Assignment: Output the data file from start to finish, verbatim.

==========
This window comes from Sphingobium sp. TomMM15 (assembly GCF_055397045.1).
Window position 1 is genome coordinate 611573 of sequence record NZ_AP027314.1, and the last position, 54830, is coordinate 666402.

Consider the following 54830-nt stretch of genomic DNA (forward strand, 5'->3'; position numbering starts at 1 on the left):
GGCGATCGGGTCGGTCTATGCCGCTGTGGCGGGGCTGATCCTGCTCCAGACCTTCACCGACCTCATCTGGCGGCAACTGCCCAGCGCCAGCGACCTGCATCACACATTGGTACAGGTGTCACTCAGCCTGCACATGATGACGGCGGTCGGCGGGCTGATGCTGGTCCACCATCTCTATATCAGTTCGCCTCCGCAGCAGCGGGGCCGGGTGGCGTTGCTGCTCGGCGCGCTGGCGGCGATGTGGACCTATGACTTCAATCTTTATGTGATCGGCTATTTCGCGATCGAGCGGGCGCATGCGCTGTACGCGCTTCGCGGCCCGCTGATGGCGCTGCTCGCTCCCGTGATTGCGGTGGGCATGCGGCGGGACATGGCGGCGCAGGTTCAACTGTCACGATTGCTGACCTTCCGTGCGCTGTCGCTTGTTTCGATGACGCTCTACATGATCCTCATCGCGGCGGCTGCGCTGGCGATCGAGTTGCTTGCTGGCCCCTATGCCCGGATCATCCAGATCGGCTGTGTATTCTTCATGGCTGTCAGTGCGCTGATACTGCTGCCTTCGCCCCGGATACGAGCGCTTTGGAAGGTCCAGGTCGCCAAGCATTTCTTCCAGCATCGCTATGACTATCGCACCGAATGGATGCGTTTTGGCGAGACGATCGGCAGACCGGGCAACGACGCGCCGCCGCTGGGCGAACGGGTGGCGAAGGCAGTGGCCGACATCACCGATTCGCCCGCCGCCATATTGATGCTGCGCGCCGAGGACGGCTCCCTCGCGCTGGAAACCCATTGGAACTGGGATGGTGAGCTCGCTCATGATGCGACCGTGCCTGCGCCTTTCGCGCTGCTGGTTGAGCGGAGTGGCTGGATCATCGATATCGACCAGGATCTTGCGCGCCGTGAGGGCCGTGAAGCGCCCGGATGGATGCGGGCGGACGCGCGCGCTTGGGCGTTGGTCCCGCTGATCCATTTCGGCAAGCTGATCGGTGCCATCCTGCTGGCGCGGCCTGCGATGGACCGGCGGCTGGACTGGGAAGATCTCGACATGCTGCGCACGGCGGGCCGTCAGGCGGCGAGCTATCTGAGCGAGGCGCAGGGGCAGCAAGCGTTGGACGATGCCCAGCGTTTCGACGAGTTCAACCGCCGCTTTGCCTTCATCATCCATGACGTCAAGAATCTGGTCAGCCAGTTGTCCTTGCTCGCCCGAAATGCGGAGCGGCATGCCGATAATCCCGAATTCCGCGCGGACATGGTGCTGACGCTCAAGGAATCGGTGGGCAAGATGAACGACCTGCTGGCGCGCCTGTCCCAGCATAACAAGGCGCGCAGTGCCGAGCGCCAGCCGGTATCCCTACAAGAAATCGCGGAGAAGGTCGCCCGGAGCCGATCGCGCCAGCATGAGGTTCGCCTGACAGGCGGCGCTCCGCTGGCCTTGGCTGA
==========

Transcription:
This window comes from Sphingobium sp. TomMM15 (assembly GCF_055397045.1).
Window position 1 is genome coordinate 611573 of sequence record NZ_AP027314.1, and the last position, 54830, is coordinate 666402.

Consider the following 54830-nt stretch of genomic DNA (forward strand, 5'->3'; position numbering starts at 1 on the left):
GGCGATCGGGTCGGTCTATGCCGCTGTGGCGGGGCTGATCCTGCTCCAGACCTTCACCGACCTCATCTGGCGGCAACTGCCCAGCGCCAGCGACCTGCATCACACATTGGTACAGGTGTCACTCAGCCTGCACATGATGACGGCGGTCGGCGGGCTGATGCTGGTCCACCATCTCTATATCAGTTCGCCTCCGCAGCAGCGGGGCCGGGTGGCGTTGCTGCTCGGCGCGCTGGCGGCGATGTGGACCTATGACTTCAATCTTTATGTGATCGGCTATTTCGCGATCGAGCGGGCGCATGCGCTGTACGCGCTTCGCGGCCCGCTGATGGCGCTGCTCGCTCCCGTGATTGCGGTGGGCATGCGGCGGGACATGGCGGCGCAGGTTCAACTGTCACGATTGCTGACCTTCCGTGCGCTGTCGCTTGTTTCGATGACGCTCTACATGATCCTCATCGCGGCGGCTGCGCTGGCGATCGAGTTGCTTGCTGGCCCCTATGCCCGGATCATCCAGATCGGCTGTGTATTCTTCATGGCTGTCAGTGCGCTGATACTGCTGCCTTCGCCCCGGATACGAGCGCTTTGGAAGGTCCAGGTCGCCAAGCATTTCTTCCAGCATCGCTATGACTATCGCACCGAATGGATGCGTTTTGGCGAGACGATCGGCAGACCGGGCAACGACGCGCCGCCGCTGGGCGAACGGGTGGCGAAGGCAGTGGCCGACATCACCGATTCGCCCGCCGCCATATTGATGCTGCGCGCCGAGGACGGCTCCCTCGCGCTGGAAACCCATTGGAACTGGGATGGTGAGCTCGCTCATGATGCGACCGTGCCTGCGCCTTTCGCGCTGCTGGTTGAGCGGAGTGGCTGGATCATCGATATCGACCAGGATCTTGCGCGCCGTGAGGGCCGTGAAGCGCCCGGATGGATGCGGGCGGACGCGCGCGCTTGGGCGTTGGTCCCGCTGATCCATTTCGGCAAGCTGATCGGTGCCATCCTGCTGGCGCGGCCTGCGATGGACCGGCGGCTGGACTGGGAAGATCTCGACATGCTGCGCACGGCGGGCCGTCAGGCGGCGAGCTATCTGAGCGAGGCGCAGGGGCAGCAAGCGTTGGACGATGCCCAGCGTTTCGACGAGTTCAACCGCCGCTTTGCCTTCATCATCCATGACGTCAAGAATCTGGTCAGCCAGTTGTCCTTGCTCGCCCGAAATGCGGAGCGGCATGCCGATAATCCCGAATTCCGCGCGGACATGGTGCTGACGCTCAAGGAATCGGTGGGCAAGATGAACGACCTGCTGGCGCGCCTGTCCCAGCATAACAAGGCGCGCAGTGCCGAGCGCCAGCCGGTATCCCTACAAGAAATCGCGGAGAAGGTCGCCCGGAGCCGATCGCGCCAGCATGAGGTTCGCCTGACAGGCGGCGCTCCGCTGGCCTTGGCTGA